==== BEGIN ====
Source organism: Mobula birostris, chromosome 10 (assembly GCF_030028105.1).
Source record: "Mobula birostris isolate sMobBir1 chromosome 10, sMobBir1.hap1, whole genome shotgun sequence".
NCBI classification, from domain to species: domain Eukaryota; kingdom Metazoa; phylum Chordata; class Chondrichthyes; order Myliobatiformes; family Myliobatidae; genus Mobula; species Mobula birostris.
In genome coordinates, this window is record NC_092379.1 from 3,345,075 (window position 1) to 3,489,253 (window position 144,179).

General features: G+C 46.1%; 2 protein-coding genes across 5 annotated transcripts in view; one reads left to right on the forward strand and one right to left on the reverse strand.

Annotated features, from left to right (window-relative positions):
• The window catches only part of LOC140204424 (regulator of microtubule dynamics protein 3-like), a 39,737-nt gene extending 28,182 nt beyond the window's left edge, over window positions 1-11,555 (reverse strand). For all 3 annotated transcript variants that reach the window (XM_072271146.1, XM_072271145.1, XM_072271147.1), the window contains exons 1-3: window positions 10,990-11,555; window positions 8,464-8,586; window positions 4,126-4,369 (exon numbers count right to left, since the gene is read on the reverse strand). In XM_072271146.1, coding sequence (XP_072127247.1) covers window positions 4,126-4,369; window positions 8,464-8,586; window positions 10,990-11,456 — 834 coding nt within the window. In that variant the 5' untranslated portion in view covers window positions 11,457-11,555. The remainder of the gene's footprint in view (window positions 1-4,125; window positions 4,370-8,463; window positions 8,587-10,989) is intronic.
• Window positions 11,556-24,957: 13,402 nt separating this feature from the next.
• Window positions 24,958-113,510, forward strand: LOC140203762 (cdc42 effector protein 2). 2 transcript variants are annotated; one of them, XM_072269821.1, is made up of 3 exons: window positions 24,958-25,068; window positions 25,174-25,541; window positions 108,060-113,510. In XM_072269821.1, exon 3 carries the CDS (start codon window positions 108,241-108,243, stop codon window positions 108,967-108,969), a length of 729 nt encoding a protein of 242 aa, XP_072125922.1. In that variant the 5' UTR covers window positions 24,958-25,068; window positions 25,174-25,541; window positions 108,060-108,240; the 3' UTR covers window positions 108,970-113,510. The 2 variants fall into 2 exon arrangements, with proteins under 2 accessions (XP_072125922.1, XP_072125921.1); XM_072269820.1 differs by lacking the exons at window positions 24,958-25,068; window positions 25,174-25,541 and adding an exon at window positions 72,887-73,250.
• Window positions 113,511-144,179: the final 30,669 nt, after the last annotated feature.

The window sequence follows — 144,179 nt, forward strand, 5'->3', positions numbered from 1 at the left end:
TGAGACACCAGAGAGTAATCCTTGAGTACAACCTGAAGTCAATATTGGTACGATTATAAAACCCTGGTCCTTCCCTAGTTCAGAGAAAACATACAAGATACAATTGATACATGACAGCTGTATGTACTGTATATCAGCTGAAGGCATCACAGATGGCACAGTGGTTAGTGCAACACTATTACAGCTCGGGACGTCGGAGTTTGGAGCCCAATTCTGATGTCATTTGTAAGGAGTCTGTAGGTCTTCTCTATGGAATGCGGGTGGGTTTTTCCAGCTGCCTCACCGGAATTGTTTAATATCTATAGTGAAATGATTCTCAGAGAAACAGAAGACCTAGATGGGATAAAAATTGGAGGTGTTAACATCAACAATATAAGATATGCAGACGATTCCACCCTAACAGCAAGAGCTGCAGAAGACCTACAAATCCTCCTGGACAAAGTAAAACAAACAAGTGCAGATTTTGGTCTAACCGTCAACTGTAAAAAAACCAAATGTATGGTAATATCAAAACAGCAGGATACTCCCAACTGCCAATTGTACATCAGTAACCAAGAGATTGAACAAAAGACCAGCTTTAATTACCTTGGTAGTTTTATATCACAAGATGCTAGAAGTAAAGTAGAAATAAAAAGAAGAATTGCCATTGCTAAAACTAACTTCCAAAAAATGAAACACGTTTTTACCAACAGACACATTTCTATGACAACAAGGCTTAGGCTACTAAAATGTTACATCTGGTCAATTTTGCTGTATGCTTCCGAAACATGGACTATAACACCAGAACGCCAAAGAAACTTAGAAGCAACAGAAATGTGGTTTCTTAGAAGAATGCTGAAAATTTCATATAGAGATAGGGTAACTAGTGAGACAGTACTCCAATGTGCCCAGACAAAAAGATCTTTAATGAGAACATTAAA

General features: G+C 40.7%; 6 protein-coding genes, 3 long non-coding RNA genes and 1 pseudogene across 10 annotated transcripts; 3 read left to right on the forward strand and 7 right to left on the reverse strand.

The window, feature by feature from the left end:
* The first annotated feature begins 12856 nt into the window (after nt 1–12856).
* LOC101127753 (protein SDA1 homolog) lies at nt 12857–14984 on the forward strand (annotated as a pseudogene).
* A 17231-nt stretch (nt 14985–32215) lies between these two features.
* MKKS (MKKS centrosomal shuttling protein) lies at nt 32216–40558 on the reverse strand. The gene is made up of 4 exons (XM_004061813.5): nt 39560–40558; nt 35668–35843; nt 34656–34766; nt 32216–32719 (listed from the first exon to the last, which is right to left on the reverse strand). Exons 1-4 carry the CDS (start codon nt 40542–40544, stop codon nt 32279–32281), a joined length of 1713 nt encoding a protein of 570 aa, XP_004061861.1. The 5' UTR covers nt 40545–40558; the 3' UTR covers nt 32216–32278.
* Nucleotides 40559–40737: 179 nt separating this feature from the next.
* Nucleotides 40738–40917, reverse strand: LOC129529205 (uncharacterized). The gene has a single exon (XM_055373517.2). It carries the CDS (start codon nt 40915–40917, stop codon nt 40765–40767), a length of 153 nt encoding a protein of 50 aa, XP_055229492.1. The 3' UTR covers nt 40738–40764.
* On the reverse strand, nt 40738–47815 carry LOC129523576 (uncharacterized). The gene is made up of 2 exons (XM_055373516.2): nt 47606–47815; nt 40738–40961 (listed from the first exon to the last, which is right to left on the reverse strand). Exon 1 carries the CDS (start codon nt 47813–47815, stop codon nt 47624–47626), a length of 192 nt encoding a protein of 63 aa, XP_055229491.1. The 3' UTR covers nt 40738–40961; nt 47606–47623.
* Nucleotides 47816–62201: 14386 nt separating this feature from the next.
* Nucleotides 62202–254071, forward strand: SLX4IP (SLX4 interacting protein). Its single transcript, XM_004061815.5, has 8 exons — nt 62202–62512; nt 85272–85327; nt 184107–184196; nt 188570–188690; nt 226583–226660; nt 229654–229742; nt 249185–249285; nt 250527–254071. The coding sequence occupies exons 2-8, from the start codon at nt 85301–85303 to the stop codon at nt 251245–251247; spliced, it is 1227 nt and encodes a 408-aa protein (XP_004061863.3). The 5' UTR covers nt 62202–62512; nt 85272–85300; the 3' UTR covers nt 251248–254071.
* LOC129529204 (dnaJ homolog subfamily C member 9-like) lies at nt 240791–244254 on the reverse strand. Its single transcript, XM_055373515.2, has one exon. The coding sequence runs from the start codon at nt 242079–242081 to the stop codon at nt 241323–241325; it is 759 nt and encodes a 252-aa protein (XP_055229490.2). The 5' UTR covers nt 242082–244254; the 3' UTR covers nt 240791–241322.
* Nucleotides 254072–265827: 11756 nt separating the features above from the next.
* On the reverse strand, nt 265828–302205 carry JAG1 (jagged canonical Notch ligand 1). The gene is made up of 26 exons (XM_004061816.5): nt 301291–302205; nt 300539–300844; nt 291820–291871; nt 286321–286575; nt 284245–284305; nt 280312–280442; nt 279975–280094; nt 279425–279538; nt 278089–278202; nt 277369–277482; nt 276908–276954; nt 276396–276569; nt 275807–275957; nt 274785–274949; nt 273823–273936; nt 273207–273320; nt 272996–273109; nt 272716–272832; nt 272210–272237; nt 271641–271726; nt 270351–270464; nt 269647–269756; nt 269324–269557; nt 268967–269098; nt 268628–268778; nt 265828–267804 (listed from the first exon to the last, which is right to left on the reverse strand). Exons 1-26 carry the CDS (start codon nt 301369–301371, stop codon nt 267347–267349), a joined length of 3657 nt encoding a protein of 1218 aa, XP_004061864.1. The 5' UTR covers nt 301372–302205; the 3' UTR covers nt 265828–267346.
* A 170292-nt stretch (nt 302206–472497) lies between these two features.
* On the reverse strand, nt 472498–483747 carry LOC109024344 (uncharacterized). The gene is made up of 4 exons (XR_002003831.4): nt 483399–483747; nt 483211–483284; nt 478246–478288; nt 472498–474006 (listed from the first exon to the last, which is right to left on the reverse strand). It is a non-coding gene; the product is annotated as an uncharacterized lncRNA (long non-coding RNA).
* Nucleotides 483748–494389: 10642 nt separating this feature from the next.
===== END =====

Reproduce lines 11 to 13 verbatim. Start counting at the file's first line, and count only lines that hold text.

The window sequence follows — 144,179 nt, forward strand, 5'->3', positions numbered from 1 at the left end:
TGAGACACCAGAGAGTAATCCTTGAGTACAACCTGAAGTCAATATTGGTACGATTATAAAACCCTGGTCCTTCCCTAGTTCAGAGAAAACATACAAGATACAATTGATACATGACAGCTGTATGTACTGTATATCAGCTGAAGGCATCACAGATGGCACAGTGGTTAGTGCAACACTATTACAGCTCGGGACGTCGGAGTTTGGAGCCCAATTCTGATGTCATTTGTAAGGAGTCTGTAGGTCTTCTCTATGGAATGCGGGTGGGTTTTTCCAGCTGCCTCACCGGAATTGTTTAATATCTATAGTGAAATGATTCTCAGAGAAACAGAAGACCTAGATGGGATAAAAATTGGAGGTGTTAACATCAACAATATAAGATATGCAGACGATTCCACCCTAACAGCAAGAGCTGCAGAAGACCTACAAATCCTCCTGGACAAAGTAAAACAAACAAGTGCAGATTTTGGTCTAACCGTCAACTGTAAAAAAACCAAATGTATGGTAATATCAAAACAGCAGGATACTCCCAACTGCCAATTGTACATCAGTAACCAAGAGATTGAACAAAAGACCAGCTTTAATTACCTTGGTAGTTTTATATCACAAGATGCTAGAAGTAAAGTAGAAATAAAAAGAAGAATTGCCATTGCTAAAACTAACTTCCAAAAAATGAAACACGTTTTTACCAACAGACACATTTCTATGACAACAAGGCTTAGGCTACTAAAATGTTACATCTGGTCAATTTTGCTGTATGCTTCCGAAACATGGACTATAACACCAGAACGCCAAAGAAACTTAGAAGCAACAGAAATGTGGTTTCTTAGAAGAATGCTGAAAATTTCATATAGAGATAGGGTAACTAGTGAGACAGTACTCCAATGTGCCCAGACAAAAAGATCTTTAATGAGAACATTAAA

General features: G+C 40.7%; 6 protein-coding genes, 3 long non-coding RNA genes and 1 pseudogene across 10 annotated transcripts; 3 read left to right on the forward strand and 7 right to left on the reverse strand.